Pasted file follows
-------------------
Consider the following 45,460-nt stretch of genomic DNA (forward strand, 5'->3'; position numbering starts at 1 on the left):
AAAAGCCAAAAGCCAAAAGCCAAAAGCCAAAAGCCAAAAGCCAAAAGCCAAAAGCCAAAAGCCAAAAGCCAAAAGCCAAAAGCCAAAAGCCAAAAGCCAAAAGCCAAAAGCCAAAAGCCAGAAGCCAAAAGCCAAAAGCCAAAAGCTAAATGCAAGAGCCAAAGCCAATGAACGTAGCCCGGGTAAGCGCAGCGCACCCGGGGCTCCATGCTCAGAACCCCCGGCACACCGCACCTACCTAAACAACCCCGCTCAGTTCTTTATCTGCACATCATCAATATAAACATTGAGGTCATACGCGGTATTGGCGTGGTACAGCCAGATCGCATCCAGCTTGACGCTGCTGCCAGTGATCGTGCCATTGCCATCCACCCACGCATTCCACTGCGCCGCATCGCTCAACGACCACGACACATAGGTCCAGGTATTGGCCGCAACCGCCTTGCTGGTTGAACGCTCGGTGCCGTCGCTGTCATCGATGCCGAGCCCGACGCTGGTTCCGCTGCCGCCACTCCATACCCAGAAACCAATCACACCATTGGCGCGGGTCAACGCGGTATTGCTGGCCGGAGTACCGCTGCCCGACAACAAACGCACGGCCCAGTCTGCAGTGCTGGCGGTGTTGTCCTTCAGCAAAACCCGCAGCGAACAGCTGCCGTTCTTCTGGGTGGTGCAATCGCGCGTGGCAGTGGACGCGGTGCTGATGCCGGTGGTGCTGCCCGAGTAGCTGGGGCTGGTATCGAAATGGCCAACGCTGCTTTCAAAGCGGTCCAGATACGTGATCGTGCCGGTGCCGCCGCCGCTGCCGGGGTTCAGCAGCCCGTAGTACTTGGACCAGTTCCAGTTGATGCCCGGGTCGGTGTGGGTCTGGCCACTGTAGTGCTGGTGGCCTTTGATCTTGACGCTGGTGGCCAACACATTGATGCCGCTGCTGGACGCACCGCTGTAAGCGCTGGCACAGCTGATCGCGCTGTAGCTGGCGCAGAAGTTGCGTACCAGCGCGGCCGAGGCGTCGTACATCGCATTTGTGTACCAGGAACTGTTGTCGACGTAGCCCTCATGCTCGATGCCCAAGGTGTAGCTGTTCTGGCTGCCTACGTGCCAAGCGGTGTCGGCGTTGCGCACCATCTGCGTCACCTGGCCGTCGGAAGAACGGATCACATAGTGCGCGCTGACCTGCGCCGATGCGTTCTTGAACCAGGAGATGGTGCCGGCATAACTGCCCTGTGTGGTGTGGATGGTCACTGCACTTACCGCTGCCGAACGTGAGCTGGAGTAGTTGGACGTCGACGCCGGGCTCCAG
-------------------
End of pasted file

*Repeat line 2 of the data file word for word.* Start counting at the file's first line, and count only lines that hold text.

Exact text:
AAAAGCCAAAAGCCAAAAGCCAAAAGCCAAAAGCCAAAAGCCAAAAGCCAAAAGCCAAAAGCCAAAAGCCAAAAGCCAAAAGCCAAAAGCCAAAAGCCAAAAGCCAAAAGCCAAAAGCCAGAAGCCAAAAGCCAAAAGCCAAAAGCTAAATGCAAGAGCCAAAGCCAATGAACGTAGCCCGGGTAAGCGCAGCGCACCCGGGGCTCCATGCTCAGAACCCCCGGCACACCGCACCTACCTAAACAACCCCGCTCAGTTCTTTATCTGCACATCATCAATATAAACATTGAGGTCATACGCGGTATTGGCGTGGTACAGCCAGATCGCATCCAGCTTGACGCTGCTGCCAGTGATCGTGCCATTGCCATCCACCCACGCATTCCACTGCGCCGCATCGCTCAACGACCACGACACATAGGTCCAGGTATTGGCCGCAACCGCCTTGCTGGTTGAACGCTCGGTGCCGTCGCTGTCATCGATGCCGAGCCCGACGCTGGTTCCGCTGCCGCCACTCCATACCCAGAAACCAATCACACCATTGGCGCGGGTCAACGCGGTATTGCTGGCCGGAGTACCGCTGCCCGACAACAAACGCACGGCCCAGTCTGCAGTGCTGGCGGTGTTGTCCTTCAGCAAAACCCGCAGCGAACAGCTGCCGTTCTTCTGGGTGGTGCAATCGCGCGTGGCAGTGGACGCGGTGCTGATGCCGGTGGTGCTGCCCGAGTAGCTGGGGCTGGTATCGAAATGGCCAACGCTGCTTTCAAAGCGGTCCAGATACGTGATCGTGCCGGTGCCGCCGCCGCTGCCGGGGTTCAGCAGCCCGTAGTACTTGGACCAGTTCCAGTTGATGCCCGGGTCGGTGTGGGTCTGGCCACTGTAGTGCTGGTGGCCTTTGATCTTGACGCTGGTGGCCAACACATTGATGCCGCTGCTGGACGCACCGCTGTAAGCGCTGGCACAGCTGATCGCGCTGTAGCTGGCGCAGAAGTTGCGTACCAGCGCGGCCGAGGCGTCGTACATCGCATTTGTGTACCAGGAACTGTTGTCGACGTAGCCCTCATGCTCGATGCCCAAGGTGTAGCTGTTCTGGCTGCCTACGTGCCAAGCGGTGTCGGCGTTGCGCACCATCTGCGTCACCTGGCCGTCGGAAGAACGGATCACATAGTGCGCGCTGACCTGCGCCGATGCGTTCTTGAACCAGGAGATGGTGCCGGCATAACTGCCCTGTGTGGTGTGGATGGTCACTGCACTTACCGCTGCCGAACGTGAGCTGGAGTAGTTGGACGTCGACGCCGGGCTCCAG